Record all disciplinary actions in detail so your business has a complete record of all activity and establishes a legal and stable procedure. Store all related documents and records securely within an employee file for reference and protection within the HR department. You should also outline your documentation procedures and expectations with managers and employees.
You can prevent potential legal issues by ensuring supervisors consistently practice the company’s disciplinary procedures. Your HR department has crucial responsibilities like educating, training and overseeing managers to ensure they use the policy consistently and correctly. Consider holding regularly scheduled training sessions for managers to review various situations.
Keep your policy current through annual reviews and enacting necessary updates. With many businesses adopting hybrid and remote work plans, policies will need updating to cover issues specifically related to these work formats. It’s essential to revise your disciplinary action policy to fit your business’s current situation so everyone is working with the correct guidelines.
It’s also essential for your company’s supervisors to contribute new information or data to keep the disciplinary policy current and relevant.
“If hoping to decrease disciplinary problems, you might examine documentation outlining disciplinary action employees have received, such as a series of warnings,” advised Will Fang, product manager of HR Tech Strategy for Abercrombie & Fitch Co. “If documentation is detailed enough, you might examine the types of rules or standards most commonly violated by employees, disciplinary action taken along with the suggested improvements, and recurrence rate of behavior requiring disciplinary action.”
You’ll need to include the following elements in your disciplinary action policy to ensure everyone is on board and understands the rules and consequences.
Here’s a general outline of a disciplinary action policy. Your HR software provider may also have disciplinary action templates available. While this is a general outline, your specific policy should be as detailed as possible.
[Company name]’s disciplinary action policy will examine the steps we will take to address any employee failure to perform or any behavior deemed inappropriate. This policy applies to all employees.
Every employee of [company name] is an at-will employee and can be terminated at any time for any reason.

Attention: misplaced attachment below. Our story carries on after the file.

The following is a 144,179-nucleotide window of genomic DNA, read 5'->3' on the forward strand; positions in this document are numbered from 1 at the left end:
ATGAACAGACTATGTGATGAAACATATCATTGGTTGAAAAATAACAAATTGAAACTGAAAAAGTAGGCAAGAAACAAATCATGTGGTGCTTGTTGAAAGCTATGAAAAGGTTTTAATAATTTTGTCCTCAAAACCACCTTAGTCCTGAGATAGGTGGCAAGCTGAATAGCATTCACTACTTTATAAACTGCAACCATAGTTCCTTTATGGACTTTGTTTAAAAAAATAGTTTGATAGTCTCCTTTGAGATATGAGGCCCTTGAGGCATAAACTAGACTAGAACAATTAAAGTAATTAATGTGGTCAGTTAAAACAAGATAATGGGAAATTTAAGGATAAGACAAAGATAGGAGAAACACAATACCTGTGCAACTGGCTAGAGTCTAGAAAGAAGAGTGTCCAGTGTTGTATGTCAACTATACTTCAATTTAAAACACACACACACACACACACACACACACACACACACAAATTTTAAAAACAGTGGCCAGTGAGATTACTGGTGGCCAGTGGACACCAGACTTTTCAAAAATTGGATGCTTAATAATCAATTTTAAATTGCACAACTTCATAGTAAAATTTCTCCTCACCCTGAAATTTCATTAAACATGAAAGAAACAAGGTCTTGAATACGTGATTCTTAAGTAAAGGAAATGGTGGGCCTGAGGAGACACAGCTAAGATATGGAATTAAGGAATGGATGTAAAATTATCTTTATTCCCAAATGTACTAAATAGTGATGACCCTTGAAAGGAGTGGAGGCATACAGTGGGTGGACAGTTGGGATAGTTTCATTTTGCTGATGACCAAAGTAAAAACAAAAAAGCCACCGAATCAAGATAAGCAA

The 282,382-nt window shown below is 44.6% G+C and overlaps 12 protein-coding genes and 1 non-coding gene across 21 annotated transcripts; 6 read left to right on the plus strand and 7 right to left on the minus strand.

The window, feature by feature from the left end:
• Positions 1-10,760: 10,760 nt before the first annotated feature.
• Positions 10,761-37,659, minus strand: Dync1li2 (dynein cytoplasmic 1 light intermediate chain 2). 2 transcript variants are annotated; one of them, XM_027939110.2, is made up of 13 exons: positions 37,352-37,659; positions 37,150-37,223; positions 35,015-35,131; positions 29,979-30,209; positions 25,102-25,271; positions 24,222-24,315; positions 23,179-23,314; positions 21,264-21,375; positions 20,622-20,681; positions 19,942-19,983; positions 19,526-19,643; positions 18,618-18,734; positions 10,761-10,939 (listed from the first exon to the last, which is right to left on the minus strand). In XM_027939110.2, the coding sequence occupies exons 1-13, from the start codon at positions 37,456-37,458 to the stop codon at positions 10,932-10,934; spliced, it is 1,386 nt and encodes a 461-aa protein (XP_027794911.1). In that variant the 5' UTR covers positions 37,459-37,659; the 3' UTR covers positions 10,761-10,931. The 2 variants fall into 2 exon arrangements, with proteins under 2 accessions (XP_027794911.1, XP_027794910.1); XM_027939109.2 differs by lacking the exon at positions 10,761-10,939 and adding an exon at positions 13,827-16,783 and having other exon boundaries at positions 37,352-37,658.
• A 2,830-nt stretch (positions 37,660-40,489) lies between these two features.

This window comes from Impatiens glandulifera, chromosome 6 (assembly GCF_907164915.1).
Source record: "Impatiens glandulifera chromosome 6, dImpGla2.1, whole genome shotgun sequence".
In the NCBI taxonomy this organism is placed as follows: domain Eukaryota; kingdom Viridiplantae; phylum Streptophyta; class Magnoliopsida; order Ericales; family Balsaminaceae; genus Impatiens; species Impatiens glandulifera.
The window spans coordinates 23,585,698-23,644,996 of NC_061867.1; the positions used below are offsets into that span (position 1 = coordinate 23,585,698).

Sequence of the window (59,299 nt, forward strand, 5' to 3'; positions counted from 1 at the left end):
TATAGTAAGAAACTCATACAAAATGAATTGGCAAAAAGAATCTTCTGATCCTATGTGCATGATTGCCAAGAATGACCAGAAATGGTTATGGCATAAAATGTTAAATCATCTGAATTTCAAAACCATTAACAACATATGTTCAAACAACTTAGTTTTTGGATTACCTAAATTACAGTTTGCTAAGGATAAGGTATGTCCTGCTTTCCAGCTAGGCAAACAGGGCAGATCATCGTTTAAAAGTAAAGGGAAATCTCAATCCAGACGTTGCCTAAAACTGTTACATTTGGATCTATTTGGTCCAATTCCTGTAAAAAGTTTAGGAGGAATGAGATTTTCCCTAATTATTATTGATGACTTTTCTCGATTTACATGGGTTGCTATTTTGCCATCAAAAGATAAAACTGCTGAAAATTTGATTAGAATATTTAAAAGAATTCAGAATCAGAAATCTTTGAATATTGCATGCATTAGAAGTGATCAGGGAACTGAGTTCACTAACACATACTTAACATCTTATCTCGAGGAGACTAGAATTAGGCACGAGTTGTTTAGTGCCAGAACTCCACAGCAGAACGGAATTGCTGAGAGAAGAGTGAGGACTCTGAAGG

The following types of behavior are not tolerated at [company name]. Disciplinary action will be taken in the event of any of these issues in accordance with their severity:
In the event an employee participates in any of the above actions, our disciplinary process will move through these steps:
As an employee of [company name], if you do not believe you were treated fairly during the disciplinary process, you may appeal this decision.
Here are a few of the most common questions regarding disciplinary policies and procedures.
Giving an employee one or two written warnings (an initial and a final warning) is best practice before dismissing them. This may come after an informal verbal warning; however, written warnings help HR keep a paper trail of incidents. Exceptions to this rule include behavior that is considered severe misconduct within your business, which may lead to immediate termination. It’s essential to conduct an investigation before terminating any employees to avoid unfair dismissals.
HR’s role in disciplinary actions depends on the business and resources available. Involvement ranges from being present during disciplinary meetings to handling discipline in severe cases. HR departments shape policies and enforce procedures for rule violations, which are typically detailed in the employee handbook.
There is nothing that keeps HR from conducting disciplinary investigations or sitting in on a disciplinary meeting or hearing. They can often leverage their expertise. Investigations or hearings can be internal or independently contracted, but should remain unbiased and uninfluenced by the wider HR team or other team members.
Firing an employee without a reasonable investigation can lead to legal issues down the road. The Acas Code, which sets the rules and guidelines on how employers and employees should handle disciplinary matters, advises employers to conduct necessary investigations in a timely manner to ensure the correct facts and evidence are collected. After that, they can decide on the next steps while ensuring employees receive fair treatment.